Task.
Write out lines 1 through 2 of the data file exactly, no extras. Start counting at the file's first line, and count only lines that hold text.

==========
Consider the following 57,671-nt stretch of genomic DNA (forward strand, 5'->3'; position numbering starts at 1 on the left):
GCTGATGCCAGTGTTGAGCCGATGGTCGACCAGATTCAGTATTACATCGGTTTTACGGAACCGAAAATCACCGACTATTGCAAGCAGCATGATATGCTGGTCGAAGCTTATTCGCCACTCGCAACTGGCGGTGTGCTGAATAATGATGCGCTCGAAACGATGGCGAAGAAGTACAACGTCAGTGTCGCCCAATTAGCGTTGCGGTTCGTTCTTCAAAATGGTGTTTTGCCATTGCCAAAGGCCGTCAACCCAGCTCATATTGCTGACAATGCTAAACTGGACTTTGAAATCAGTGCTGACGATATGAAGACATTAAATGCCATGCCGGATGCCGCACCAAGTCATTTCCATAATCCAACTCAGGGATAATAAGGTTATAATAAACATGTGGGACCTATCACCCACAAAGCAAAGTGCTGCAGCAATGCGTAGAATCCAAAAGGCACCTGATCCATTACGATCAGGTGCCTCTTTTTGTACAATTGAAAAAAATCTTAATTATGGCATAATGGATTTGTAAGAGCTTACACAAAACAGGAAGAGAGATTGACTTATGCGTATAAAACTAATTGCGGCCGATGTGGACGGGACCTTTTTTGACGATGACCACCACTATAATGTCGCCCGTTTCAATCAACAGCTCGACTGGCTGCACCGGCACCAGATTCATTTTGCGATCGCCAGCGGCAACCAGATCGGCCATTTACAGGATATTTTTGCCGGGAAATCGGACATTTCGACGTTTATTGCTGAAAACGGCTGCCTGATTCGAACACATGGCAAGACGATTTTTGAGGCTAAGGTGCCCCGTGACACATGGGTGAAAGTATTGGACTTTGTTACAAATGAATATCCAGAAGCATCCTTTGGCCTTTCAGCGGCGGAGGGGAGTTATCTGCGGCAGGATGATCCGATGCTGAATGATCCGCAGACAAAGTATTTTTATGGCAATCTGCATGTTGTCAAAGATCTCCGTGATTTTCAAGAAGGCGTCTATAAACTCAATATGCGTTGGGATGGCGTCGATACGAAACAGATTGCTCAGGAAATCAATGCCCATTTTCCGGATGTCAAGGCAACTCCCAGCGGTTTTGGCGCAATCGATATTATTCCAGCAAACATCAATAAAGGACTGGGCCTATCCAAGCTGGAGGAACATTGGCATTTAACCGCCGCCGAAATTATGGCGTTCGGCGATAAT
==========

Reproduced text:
Consider the following 57,671-nt stretch of genomic DNA (forward strand, 5'->3'; position numbering starts at 1 on the left):
GCTGATGCCAGTGTTGAGCCGATGGTCGACCAGATTCAGTATTACATCGGTTTTACGGAACCGAAAATCACCGACTATTGCAAGCAGCATGATATGCTGGTCGAAGCTTATTCGCCACTCGCAACTGGCGGTGTGCTGAATAATGATGCGCTCGAAACGATGGCGAAGAAGTACAACGTCAGTGTCGCCCAATTAGCGTTGCGGTTCGTTCTTCAAAATGGTGTTTTGCCATTGCCAAAGGCCGTCAACCCAGCTCATATTGCTGACAATGCTAAACTGGACTTTGAAATCAGTGCTGACGATATGAAGACATTAAATGCCATGCCGGATGCCGCACCAAGTCATTTCCATAATCCAACTCAGGGATAATAAGGTTATAATAAACATGTGGGACCTATCACCCACAAAGCAAAGTGCTGCAGCAATGCGTAGAATCCAAAAGGCACCTGATCCATTACGATCAGGTGCCTCTTTTTGTACAATTGAAAAAAATCTTAATTATGGCATAATGGATTTGTAAGAGCTTACACAAAACAGGAAGAGAGATTGACTTATGCGTATAAAACTAATTGCGGCCGATGTGGACGGGACCTTTTTTGACGATGACCACCACTATAATGTCGCCCGTTTCAATCAACAGCTCGACTGGCTGCACCGGCACCAGATTCATTTTGCGATCGCCAGCGGCAACCAGATCGGCCATTTACAGGATATTTTTGCCGGGAAATCGGACATTTCGACGTTTATTGCTGAAAACGGCTGCCTGATTCGAACACATGGCAAGACGATTTTTGAGGCTAAGGTGCCCCGTGACACATGGGTGAAAGTATTGGACTTTGTTACAAATGAATATCCAGAAGCATCCTTTGGCCTTTCAGCGGCGGAGGGGAGTTATCTGCGGCAGGATGATCCGATGCTGAATGATCCGCAGACAAAGTATTTTTATGGCAATCTGCATGTTGTCAAAGATCTCCGTGATTTTCAAGAAGGCGTCTATAAACTCAATATGCGTTGGGATGGCGTCGATACGAAACAGATTGCTCAGGAAATCAATGCCCATTTTCCGGATGTCAAGGCAACTCCCAGCGGTTTTGGCGCAATCGATATTATTCCAGCAAACATCAATAAAGGACTGGGCCTATCCAAGCTGGAGGAACATTGGCATTTAACCGCCGCCGAAATTATGGCGTTCGGCGATAAT